Info - Apr Sun-Thu, May-mid Oct daily 1030-1730, Adult £4.50, concession £4. Tel. 812309
Phone code: +44 (0)1680
Midway between Craignure and Tobermory on the main A849 is the pretty village of Salen. It stands on the east coast at the narrowest point on the island, and is only three miles from the west coast, making it a good base from which to explore the island. Bicycles can be hired from On Yer Bike (Telephone: +44 (0)1680 300501) for around £10 per day.
There are a couple of interesting sights around Salen. Just to the north, overlooking the bay, is the ruin of Aros Castle, built in the 14th century and one of the strongholds of the Lords of the Isles. Tradition holds that the treasure of the Spanish galleon sunk in Tobermory Bay in 1588 was recovered by the Macleans and still lies buried beneath the ruins of Aros Castle.
Four miles southwest of Salen, near Gruline and Loch Ba, is the MacQuarrie Mausoleum, which houses the remains of Major-General Lachlan MacQuarrie (1761-1824). He took over as Governer-General of New South Wales from the unpopular William Bligh, formerly of the Bounty, and became known as the "Father of Australia". The mausoleum is maintained by the National Trust for Scotland, on behalf of the National Trust of Australia.
Wildlife tours can be made from Aros, just to the north of Salen, with Richard Atkinson at Island Encounter Wildlife Safaris, Arla-Beag, Aros, Tel. 300441. Full-day wildlife safaris with a local guide cost £25 including lunch. You'll see golden eagles, white-tailed sea eagles, hen harriers, divers, merlins, peregrine falcons, seals and porpoises, to name but a few. You can also try the recommended Mull Magic Wildlife Walks which offers 1 day excursions through to full 5 day walking holidays. (telephone Ruth Fleming on 01688 301213/07923 153976)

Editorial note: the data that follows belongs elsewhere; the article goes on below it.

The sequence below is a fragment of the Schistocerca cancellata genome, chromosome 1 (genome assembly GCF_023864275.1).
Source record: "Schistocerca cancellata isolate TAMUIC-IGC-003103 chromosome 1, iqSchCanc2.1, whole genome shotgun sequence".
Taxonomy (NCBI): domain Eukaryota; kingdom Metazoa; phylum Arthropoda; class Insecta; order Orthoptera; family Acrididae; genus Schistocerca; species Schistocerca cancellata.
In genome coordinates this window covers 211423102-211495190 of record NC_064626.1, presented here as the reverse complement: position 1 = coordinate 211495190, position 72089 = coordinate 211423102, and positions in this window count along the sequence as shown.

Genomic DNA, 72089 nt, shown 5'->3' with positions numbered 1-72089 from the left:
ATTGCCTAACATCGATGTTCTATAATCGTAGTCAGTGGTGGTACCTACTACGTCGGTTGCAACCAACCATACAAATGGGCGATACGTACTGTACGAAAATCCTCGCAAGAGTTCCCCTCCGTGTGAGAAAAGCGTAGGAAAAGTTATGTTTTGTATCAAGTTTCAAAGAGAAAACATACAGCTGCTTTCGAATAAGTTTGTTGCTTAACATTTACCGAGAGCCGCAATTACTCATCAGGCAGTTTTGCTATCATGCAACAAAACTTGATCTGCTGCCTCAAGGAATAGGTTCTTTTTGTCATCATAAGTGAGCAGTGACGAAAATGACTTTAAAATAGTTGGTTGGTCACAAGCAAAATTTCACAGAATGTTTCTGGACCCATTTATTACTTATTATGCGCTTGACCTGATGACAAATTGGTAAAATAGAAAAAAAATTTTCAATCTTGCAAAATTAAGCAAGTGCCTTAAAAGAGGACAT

Craignure Hotels & Accommodation
Not far from the pier, on the main road heading south, is Craignure Inn, Tel. 812305, The Craignure Inn 3 rooms, open all year. Its cosy bar serves decent cheap-moderately priced food and is a good place to seek refuge on a wet day. There are also several guesthouses and B&Bs around Craignure, all in the E category (details from the tourist office). A little further south of the Craignure Inn, on the opposite side, is the turning to Shielings Holiday Campsite, Tel. 812496, which is beside the terminal for the little steam railway to Torosay Castle (see below).
As well as a campsite with full facilities, there's accommodation in self-catering "shielings, which are carpeted cottage tents (F). On the north side of the ferry pier is MacGregor's restaurant, Tel. 812471, a general store and post office.
Three miles south of Craignure, at Lochdon, is the Old Mill Guest House & Restaurant, Tel/Fax. 812442. 3 rooms. Their cosy little restaurant has a deserved reputation for fine cuisine, so you'll need to book in advance.